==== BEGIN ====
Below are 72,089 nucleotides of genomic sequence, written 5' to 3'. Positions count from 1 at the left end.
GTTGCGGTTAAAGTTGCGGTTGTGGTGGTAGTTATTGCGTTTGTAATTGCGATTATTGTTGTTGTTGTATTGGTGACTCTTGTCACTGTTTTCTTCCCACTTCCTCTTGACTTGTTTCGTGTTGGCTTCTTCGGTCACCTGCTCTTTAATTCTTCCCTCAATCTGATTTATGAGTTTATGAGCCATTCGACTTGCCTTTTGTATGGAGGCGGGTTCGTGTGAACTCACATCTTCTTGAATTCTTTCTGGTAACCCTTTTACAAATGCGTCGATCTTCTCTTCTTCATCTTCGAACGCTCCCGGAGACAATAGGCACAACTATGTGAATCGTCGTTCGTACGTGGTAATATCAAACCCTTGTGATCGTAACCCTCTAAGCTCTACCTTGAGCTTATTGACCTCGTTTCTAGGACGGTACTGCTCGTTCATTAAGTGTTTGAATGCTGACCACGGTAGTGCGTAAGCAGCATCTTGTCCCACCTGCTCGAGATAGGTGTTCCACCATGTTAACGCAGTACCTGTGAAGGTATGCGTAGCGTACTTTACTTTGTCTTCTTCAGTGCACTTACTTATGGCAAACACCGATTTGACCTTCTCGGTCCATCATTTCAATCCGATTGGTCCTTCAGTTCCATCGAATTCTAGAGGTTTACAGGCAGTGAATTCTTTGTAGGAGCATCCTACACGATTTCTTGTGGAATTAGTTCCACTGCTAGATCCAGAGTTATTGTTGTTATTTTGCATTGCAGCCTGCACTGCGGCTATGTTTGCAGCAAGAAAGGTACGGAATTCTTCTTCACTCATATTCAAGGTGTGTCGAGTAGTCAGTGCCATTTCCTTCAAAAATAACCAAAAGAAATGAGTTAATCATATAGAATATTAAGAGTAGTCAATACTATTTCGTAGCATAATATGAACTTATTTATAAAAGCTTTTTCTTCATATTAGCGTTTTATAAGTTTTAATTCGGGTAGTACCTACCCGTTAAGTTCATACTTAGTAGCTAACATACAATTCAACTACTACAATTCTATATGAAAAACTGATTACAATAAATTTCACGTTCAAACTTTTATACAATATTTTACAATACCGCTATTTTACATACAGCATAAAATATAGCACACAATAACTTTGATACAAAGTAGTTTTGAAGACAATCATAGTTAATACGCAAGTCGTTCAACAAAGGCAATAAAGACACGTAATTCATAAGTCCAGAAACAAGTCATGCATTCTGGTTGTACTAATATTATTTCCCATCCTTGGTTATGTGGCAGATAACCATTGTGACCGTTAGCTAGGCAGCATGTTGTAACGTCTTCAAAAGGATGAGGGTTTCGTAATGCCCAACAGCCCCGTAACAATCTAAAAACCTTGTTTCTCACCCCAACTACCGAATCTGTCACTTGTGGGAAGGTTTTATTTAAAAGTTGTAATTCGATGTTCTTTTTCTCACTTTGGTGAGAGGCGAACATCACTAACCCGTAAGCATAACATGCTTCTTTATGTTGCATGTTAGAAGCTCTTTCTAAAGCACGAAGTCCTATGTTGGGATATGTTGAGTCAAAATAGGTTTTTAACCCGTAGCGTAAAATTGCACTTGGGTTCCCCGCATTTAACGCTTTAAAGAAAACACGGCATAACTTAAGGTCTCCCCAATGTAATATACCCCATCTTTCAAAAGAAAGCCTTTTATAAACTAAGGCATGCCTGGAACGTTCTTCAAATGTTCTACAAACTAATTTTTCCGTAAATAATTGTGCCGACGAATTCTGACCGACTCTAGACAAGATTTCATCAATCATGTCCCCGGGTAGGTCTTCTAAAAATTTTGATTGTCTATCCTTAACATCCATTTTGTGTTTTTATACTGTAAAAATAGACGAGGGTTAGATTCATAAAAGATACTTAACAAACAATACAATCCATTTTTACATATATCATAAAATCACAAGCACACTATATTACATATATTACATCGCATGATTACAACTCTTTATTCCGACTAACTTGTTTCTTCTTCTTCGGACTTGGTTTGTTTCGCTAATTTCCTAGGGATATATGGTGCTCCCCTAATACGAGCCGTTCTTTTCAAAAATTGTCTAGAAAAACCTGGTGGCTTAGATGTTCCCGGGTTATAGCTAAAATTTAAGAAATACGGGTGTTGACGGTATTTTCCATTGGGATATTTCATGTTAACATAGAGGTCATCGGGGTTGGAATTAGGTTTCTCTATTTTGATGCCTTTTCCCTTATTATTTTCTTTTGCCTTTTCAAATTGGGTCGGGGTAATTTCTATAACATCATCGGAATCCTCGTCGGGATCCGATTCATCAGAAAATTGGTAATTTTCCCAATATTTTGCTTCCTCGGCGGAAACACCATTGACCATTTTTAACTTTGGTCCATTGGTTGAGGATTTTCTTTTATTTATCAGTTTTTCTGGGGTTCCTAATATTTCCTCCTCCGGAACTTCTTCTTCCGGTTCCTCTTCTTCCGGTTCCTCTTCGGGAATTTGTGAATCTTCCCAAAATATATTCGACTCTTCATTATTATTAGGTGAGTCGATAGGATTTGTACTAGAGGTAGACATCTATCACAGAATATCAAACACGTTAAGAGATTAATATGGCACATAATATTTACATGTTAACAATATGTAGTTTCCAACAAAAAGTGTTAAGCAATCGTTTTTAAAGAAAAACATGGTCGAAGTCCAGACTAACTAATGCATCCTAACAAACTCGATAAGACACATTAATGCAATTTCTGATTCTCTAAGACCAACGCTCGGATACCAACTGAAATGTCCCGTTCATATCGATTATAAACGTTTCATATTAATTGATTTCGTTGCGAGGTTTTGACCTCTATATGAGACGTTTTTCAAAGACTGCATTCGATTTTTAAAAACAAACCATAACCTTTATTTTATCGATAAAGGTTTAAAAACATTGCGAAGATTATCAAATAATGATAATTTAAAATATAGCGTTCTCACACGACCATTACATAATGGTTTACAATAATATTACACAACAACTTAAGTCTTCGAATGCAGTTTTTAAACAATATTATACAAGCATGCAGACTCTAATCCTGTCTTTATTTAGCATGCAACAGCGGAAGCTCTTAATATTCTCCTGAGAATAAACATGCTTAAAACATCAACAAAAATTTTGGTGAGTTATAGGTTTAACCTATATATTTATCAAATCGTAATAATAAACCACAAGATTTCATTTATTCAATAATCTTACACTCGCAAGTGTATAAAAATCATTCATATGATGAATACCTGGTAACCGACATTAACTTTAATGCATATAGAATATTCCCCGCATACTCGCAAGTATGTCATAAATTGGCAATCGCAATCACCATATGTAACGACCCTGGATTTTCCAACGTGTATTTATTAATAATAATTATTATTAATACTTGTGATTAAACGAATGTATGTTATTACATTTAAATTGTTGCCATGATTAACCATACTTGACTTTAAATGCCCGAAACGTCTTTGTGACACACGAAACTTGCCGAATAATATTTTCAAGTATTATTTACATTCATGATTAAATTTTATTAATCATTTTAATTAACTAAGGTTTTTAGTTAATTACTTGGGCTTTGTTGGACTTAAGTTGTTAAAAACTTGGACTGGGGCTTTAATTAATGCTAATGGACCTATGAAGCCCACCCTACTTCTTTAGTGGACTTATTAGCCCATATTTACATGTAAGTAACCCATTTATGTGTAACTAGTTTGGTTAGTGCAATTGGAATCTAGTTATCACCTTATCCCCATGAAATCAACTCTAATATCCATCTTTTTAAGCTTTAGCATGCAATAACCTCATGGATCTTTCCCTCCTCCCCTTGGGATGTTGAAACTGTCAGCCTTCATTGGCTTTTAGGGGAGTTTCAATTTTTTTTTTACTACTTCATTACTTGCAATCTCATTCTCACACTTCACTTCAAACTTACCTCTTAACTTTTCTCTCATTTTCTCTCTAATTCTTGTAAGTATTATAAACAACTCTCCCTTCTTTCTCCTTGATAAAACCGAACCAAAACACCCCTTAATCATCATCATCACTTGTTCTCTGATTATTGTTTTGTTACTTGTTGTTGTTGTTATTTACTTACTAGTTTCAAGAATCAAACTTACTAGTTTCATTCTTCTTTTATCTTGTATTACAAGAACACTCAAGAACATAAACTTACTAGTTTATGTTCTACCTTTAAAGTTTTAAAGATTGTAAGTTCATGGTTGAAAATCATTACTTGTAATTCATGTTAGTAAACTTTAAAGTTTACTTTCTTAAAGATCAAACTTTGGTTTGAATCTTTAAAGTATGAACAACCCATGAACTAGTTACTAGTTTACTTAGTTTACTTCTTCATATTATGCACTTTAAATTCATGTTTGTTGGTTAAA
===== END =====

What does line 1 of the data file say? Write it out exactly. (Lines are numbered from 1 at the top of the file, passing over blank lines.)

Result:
Below are 72,089 nucleotides of genomic sequence, written 5' to 3'. Positions count from 1 at the left end.